First Drive: 2010 Ferrari 458 Italia

These levels of engineering and design, predictably, lead to a very good car. What was unpredictable was just how good the 458 Italia is. After all, the F430 was already a stellar performer, the car that everyone -- Lamborghini, Porsche, Aston Martin, and others -- tried to emulate. The F430 seemed like the pinnacle of mid-engine sports car design. Surely Ferrari could do little more than nudge the bar a little higher, I thought.

Surely, it turns out, I was wrong. The level of performance and driving pleasure in the 458 Italia is nothing short of extraordinary. First, the steering is exceedingly well tuned. Perfectly weighted. Perfectly precise. Perfectly communicative. Perfect. Divinely perfect. Pivoting the 458 through a hairpin corner can’t help but make you grin, shout, or both. You know exactly where you’re placing the car at all times. It takes only the most minute steering input to produce a corresponding output to the front wheels. And the level of driver confidence that this supercommunicative steering provides is astounding.

There are plenty of other reasons for the lucky person behind the wheel of the 458 Italia to feel like a champ. The car’s structural rigidity, the brilliantly tuned suspension (control arms in front, multi-link setup at the rear), and the superhero brakes also play a part in allowing a competent driver to storm along twisty, narrow, undulating two-lane mountainous roads with a nonchalance that borders on insane. The 458 simply makes it all so easy.

You set the manettino control on the steering wheel to Sport or Race mode, pull back on the right-hand steering-wheel-mounted paddle, and you’re off. If you’re hitting the gas hard, as you naturally will be, somewhere between 2500 and 3000 rpm, the exhaust leaps from a low but steady background murmur to a boomy, bass-heavy beat. It’s the natural accompaniment to the metallic tenor of the V-8 as it races toward the magical 9000-rpm mark. Not paying attention? The gearbox will upshift for you. Approaching a corner? The gearbox seems to know that you are going to decelerate before you even lift your foot from the gas pedal and seamlessly slams down a gear or two before you even start steering into the curve. The engine and gearbox work together so intuitively, it’s very difficult to find yourself without exactly the right amount of power on tap, no matter your speed, your gear, or your steering angle. All you have to do is concentrate on the road ahead: the 458 is your natural, unquestioning ally in your quest for speed and agility.

What’s not to like? Well, Ferrari is going to charge about ten percent more for the 458 Italia when it goes on sale in the United States in June 2010, so you probably can expect about $220,000 as a base price. Some of the interior, which was designed to be very driver-focused, may come off as a little inelegant to some, especially the oddly shaped center protrusion from the instrument panel, which contains two air vents and a central controller for the electronic display that monitors radio, navigation, speedo, and other information. The seats in our test car were nicely supportive and comfortable but seemed perhaps a little narrow for some. And the turn signals mounted on the upper spokes of the steering wheel take some getting used to.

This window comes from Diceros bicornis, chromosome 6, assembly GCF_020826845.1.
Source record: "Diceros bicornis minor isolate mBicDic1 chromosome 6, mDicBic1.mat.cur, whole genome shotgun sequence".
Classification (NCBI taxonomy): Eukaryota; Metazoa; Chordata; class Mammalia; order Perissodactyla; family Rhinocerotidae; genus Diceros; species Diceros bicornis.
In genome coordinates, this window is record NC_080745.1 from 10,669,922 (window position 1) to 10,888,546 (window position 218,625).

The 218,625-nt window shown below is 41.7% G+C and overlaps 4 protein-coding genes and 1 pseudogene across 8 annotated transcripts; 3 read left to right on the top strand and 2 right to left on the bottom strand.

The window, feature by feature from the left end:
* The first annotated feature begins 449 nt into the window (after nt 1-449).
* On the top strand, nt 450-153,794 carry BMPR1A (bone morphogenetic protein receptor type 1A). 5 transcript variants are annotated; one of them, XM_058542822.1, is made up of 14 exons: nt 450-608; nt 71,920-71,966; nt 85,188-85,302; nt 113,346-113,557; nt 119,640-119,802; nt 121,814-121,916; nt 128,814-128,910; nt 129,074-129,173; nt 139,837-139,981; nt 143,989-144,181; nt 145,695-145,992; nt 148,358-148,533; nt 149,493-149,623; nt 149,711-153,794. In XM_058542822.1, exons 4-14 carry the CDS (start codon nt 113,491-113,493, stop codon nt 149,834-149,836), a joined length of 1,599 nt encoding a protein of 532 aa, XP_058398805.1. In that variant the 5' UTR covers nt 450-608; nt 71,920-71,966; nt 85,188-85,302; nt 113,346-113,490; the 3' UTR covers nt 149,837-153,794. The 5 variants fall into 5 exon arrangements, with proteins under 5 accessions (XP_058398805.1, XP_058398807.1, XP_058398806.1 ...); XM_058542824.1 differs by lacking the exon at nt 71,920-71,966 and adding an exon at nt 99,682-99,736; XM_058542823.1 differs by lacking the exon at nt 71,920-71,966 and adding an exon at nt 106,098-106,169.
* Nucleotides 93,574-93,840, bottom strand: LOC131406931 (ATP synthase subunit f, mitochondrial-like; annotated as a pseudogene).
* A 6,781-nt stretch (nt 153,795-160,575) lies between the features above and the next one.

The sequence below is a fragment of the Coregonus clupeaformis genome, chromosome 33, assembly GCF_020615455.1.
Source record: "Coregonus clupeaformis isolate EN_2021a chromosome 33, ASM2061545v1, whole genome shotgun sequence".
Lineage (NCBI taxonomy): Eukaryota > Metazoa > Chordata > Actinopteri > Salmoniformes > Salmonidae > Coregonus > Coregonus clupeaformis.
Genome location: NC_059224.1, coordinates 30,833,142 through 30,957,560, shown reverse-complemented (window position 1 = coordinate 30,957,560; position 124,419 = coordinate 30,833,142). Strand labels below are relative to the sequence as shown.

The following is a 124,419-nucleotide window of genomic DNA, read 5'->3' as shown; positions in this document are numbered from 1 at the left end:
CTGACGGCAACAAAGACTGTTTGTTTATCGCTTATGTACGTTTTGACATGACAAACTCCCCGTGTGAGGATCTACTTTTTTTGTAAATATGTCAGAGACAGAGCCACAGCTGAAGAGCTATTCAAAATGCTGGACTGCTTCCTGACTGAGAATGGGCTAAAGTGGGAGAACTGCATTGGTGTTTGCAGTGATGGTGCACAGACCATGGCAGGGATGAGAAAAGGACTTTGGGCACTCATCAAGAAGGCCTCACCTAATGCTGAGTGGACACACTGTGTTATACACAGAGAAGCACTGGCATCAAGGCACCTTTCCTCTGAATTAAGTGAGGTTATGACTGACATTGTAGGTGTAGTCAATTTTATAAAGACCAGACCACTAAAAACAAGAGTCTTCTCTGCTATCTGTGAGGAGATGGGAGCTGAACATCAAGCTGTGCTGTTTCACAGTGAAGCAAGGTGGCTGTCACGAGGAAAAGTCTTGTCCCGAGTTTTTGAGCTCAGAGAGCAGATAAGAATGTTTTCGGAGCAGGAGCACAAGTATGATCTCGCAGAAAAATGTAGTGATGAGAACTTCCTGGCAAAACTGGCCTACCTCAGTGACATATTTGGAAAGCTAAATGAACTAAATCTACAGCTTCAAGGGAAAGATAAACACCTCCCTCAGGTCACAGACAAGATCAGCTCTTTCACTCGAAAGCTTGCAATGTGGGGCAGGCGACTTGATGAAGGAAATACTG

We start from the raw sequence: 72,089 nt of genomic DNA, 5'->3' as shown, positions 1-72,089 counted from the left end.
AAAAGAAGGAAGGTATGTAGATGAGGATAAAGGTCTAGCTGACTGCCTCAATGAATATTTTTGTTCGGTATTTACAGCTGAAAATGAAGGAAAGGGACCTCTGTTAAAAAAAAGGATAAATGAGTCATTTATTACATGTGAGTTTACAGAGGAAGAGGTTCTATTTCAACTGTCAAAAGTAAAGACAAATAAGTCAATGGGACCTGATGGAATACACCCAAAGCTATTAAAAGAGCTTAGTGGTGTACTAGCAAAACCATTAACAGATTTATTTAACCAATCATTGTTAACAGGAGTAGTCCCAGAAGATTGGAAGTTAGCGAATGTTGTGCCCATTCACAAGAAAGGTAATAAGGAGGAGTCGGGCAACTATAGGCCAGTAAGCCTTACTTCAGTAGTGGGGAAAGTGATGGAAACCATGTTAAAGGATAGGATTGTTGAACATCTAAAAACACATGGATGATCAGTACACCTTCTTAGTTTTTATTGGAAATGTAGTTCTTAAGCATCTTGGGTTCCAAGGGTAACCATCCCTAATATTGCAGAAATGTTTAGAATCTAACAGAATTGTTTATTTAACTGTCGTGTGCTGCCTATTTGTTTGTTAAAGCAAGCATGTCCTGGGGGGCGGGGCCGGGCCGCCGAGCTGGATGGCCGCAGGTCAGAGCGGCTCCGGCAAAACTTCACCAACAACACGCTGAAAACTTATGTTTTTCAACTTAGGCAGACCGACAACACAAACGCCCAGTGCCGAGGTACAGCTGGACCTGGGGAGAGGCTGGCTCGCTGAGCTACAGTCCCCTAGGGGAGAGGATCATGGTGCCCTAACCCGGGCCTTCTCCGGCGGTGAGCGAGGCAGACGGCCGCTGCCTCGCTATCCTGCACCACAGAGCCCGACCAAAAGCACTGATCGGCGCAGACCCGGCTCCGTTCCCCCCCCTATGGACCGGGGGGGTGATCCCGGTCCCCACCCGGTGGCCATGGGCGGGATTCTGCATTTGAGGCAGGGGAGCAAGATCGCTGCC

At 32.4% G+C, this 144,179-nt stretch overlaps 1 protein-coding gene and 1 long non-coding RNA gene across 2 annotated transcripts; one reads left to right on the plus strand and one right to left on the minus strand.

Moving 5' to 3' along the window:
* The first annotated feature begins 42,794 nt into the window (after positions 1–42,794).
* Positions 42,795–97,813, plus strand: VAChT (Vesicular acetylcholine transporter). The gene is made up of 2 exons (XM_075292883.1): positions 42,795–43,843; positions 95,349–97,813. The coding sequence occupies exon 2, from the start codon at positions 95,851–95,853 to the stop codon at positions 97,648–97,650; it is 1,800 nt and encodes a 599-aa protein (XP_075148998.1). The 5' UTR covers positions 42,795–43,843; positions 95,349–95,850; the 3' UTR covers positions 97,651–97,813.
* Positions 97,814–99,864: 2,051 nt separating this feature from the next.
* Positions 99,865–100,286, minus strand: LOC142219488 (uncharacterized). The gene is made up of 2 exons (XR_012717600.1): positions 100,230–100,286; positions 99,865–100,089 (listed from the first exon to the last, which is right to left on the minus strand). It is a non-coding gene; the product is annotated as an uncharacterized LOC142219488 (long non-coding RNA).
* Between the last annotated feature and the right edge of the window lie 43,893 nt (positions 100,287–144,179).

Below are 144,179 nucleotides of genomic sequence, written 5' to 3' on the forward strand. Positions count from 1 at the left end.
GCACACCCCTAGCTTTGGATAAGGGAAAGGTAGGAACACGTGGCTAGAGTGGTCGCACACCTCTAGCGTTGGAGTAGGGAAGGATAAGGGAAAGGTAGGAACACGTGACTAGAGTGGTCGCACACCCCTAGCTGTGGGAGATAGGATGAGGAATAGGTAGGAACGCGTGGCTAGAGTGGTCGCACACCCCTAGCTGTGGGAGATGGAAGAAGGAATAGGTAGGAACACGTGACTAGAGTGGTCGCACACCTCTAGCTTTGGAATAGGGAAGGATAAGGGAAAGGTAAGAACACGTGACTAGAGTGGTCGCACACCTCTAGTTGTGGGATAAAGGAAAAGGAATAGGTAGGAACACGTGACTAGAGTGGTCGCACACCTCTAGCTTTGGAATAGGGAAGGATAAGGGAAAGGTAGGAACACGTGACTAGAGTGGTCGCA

But these are quibbles. Ferrari has, unquestionably, rewritten the rules once again for mid-engine sports cars. Most notably, the Italian carmaker has done so with a naturally aspirated, high-revving V-8 engine at a time when so many other manufacturers are resorting to turbocharging and supercharging to achieve output and performance targets. Lamborghini, McLaren, Porsche, and Aston Martin engineers have their work cut out for them.

2010 Ferrari 458 Italia

Base Price (estimated): $220,000

Engine: 4.5-liter DOHC 32-valve V-8
Horsepower: 563 hp @ 9000 rpm
Torque: 398 lb-ft @ 6000 rpm
Transmission: 7-speed dual-clutch
Drive: Rear-wheel

L x W x H: 178.2 x 76.3 x 47.8 in
Cargo capacity: 8.1 cu ft
Dry Weight: 3274 lb

Performance (manufacturer figures):
0-62 mph: 3.4 sec
0-124 mph: 10.4 sec
62-0 mph braking: 106.6 ft
Lap time at Fiorano, Ferrari’s track: 1:25
Top speed: 202+ mph

2 of 2
Who on earth would pay almost double for a Toyota LFA? Ferrari has done it again. Please Ferrari, send me one for free and I continue to extoll its virtues.

New Car Research

Find vehicle reviews, photos & pricing

our instagram

get Automobile Magazine

Subscribe to the magazine and save up to 84% off the newsstand price


new cars

Read Related Articles